Figure 1 - uploaded by Maarten Van Walstijn
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(a) Annotated potentiometer schematic symbol. (b) Separation of the potentiometer symbol into the inter-terminal resistances as used to model its behaviour. (c) Rotary potentiometer diagram with labelled terminals, and the rotating shaft highlighted and range of rotation indicated, the shaft shown at 0 • .

(a) Annotated potentiometer schematic symbol. (b) Separation of the potentiometer symbol into the inter-terminal resistances as used to model its behaviour. (c) Rotary potentiometer diagram with labelled terminals, and the rotating shaft highlighted and range of rotation indicated, the shaft shown at 0 • .

Source publication
Conference Paper
Full-text available
Physical circuit models have an inherent ability to simulate the behaviour of user controls as exhibited by, for example, potentiometers. Working to accurately model the user interface of musical circuits, this work provides potentiometer 'laws' that fit to the underlying characteristics of linear and logarithmic potentiometers. A strategy of ident...

Contexts in source publication

Context 1
... are a common component in musical circuits, used to provide a direct user interface. Some of the most common applications are for 'volume', 'tone', 'gain', etc. Illustrated in Figure 1, the potentiometer implements control over such quantities/phenomena by changing two resistances between three terminals relative to the position of its wiper which is actuated by the user. The focus of this work is on how those resistances change with respect to a change in position of the wiper, referred to as its 'law'. ...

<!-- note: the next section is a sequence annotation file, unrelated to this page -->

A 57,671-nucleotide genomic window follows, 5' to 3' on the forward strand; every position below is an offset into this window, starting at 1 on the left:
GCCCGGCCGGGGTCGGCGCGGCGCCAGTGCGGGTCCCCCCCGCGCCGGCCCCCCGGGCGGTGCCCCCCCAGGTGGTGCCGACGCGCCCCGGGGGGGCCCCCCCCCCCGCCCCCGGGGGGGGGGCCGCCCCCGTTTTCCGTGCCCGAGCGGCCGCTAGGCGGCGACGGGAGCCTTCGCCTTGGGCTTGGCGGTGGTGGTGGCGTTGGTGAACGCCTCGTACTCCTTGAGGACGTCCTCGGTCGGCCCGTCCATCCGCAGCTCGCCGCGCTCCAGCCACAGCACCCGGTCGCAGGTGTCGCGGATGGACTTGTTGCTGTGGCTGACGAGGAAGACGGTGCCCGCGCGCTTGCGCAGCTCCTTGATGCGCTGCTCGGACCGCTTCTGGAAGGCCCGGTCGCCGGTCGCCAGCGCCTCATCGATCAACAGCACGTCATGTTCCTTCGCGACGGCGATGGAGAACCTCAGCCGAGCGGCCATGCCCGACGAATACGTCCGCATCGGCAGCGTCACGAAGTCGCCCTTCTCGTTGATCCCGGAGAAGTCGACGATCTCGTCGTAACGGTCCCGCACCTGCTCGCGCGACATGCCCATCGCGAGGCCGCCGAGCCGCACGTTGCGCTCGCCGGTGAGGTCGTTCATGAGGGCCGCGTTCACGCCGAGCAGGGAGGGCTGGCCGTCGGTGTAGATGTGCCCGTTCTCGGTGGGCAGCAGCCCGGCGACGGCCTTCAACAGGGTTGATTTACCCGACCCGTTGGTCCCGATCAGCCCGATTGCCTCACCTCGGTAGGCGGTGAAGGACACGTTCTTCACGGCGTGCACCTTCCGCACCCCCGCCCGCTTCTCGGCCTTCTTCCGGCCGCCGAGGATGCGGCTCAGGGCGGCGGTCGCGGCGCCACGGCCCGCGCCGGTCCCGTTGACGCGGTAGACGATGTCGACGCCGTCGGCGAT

Context 2
... section addresses 'ideal' potentiometer laws that are suitable for musical expression, but may not correspond exactly with how a physical potentiometer behaves electronically. An ideal potentiometer law is defined having a maximum total resistance RT which is the sum of resistance between terminals 1 and 3 as illustrated in Figure 1. Each terminal and wiper are assumed to be perfect conductors i.e. have no resistance. ...
Context 3
... for both potentiometer laws in Figure 10 are the measured and identified amplitude responses of the Big Muff Pi tone stack. This serves to provide one way of attributing error but also as a source of validation. ...
Context 4
... a form of validation, the fit to measurements demonstrated in Figure 10 is accurate to within 1 dB across all measurements, indicating that the tone stack filtering effect is captured over the the full wiper range. ...